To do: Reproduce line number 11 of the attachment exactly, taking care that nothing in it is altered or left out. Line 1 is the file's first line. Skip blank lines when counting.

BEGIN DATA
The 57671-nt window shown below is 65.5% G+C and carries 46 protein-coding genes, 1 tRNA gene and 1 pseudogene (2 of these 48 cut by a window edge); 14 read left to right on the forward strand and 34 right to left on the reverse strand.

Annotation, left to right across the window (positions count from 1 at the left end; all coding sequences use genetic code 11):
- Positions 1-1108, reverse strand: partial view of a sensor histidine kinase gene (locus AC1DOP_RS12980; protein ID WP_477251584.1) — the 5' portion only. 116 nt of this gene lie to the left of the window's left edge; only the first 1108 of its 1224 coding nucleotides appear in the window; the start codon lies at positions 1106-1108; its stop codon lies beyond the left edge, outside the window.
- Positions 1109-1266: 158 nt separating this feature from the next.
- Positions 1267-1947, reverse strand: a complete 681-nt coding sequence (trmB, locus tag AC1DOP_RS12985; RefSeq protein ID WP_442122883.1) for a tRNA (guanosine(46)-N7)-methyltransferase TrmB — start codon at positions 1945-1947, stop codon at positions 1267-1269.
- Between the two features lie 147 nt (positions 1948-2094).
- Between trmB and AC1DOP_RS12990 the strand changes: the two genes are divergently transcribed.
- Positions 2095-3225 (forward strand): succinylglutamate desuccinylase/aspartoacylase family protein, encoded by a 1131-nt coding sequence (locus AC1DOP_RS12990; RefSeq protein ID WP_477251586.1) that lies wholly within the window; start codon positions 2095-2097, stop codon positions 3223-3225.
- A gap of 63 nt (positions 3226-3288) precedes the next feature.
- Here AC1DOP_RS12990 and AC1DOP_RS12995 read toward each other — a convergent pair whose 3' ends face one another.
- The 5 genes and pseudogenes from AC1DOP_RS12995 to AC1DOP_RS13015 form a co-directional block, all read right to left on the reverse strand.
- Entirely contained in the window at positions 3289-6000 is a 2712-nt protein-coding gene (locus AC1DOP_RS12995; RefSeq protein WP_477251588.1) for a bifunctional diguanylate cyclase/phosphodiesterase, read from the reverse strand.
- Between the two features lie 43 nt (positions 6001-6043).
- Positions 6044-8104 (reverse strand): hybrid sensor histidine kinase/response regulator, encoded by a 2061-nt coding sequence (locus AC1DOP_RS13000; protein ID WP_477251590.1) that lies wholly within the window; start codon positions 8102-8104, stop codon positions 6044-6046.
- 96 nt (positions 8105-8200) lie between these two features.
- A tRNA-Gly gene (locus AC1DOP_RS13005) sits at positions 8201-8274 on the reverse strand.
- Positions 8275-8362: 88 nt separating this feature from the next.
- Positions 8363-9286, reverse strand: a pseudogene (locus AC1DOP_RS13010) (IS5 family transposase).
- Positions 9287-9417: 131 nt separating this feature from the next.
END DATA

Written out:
- The 5 genes and pseudogenes from AC1DOP_RS12995 to AC1DOP_RS13015 form a co-directional block, all read right to left on the reverse strand.